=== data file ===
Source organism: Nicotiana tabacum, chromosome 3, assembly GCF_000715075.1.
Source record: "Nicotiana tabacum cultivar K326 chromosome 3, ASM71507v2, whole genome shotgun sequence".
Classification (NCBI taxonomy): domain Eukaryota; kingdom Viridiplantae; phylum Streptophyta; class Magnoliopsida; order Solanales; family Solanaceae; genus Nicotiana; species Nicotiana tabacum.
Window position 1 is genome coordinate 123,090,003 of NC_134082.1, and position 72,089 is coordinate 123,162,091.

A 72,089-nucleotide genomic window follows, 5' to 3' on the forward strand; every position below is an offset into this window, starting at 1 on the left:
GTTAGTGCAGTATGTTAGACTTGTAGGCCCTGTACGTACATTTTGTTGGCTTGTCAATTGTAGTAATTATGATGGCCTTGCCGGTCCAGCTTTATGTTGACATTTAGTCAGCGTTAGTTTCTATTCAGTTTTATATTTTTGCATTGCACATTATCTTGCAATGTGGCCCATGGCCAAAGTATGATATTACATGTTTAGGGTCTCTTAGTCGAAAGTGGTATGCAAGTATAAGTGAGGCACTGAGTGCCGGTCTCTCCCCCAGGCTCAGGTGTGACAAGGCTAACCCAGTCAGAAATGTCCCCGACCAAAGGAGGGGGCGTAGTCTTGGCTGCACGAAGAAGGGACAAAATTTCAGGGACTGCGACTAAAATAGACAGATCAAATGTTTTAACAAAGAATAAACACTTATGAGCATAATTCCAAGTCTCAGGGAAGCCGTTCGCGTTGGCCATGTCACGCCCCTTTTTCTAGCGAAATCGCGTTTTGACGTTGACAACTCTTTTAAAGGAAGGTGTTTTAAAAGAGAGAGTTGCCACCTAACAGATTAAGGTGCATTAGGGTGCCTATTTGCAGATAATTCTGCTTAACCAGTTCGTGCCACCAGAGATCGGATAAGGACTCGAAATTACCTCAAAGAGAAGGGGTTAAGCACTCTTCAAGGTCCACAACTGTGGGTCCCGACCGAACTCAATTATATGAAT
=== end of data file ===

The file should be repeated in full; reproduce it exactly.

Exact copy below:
Source organism: Nicotiana tabacum, chromosome 3, assembly GCF_000715075.1.
Source record: "Nicotiana tabacum cultivar K326 chromosome 3, ASM71507v2, whole genome shotgun sequence".
Classification (NCBI taxonomy): domain Eukaryota; kingdom Viridiplantae; phylum Streptophyta; class Magnoliopsida; order Solanales; family Solanaceae; genus Nicotiana; species Nicotiana tabacum.
Window position 1 is genome coordinate 123,090,003 of NC_134082.1, and position 72,089 is coordinate 123,162,091.

A 72,089-nucleotide genomic window follows, 5' to 3' on the forward strand; every position below is an offset into this window, starting at 1 on the left:
GTTAGTGCAGTATGTTAGACTTGTAGGCCCTGTACGTACATTTTGTTGGCTTGTCAATTGTAGTAATTATGATGGCCTTGCCGGTCCAGCTTTATGTTGACATTTAGTCAGCGTTAGTTTCTATTCAGTTTTATATTTTTGCATTGCACATTATCTTGCAATGTGGCCCATGGCCAAAGTATGATATTACATGTTTAGGGTCTCTTAGTCGAAAGTGGTATGCAAGTATAAGTGAGGCACTGAGTGCCGGTCTCTCCCCCAGGCTCAGGTGTGACAAGGCTAACCCAGTCAGAAATGTCCCCGACCAAAGGAGGGGGCGTAGTCTTGGCTGCACGAAGAAGGGACAAAATTTCAGGGACTGCGACTAAAATAGACAGATCAAATGTTTTAACAAAGAATAAACACTTATGAGCATAATTCCAAGTCTCAGGGAAGCCGTTCGCGTTGGCCATGTCACGCCCCTTTTTCTAGCGAAATCGCGTTTTGACGTTGACAACTCTTTTAAAGGAAGGTGTTTTAAAAGAGAGAGTTGCCACCTAACAGATTAAGGTGCATTAGGGTGCCTATTTGCAGATAATTCTGCTTAACCAGTTCGTGCCACCAGAGATCGGATAAGGACTCGAAATTACCTCAAAGAGAAGGGGTTAAGCACTCTTCAAGGTCCACAACTGTGGGTCCCGACCGAACTCAATTATATGAAT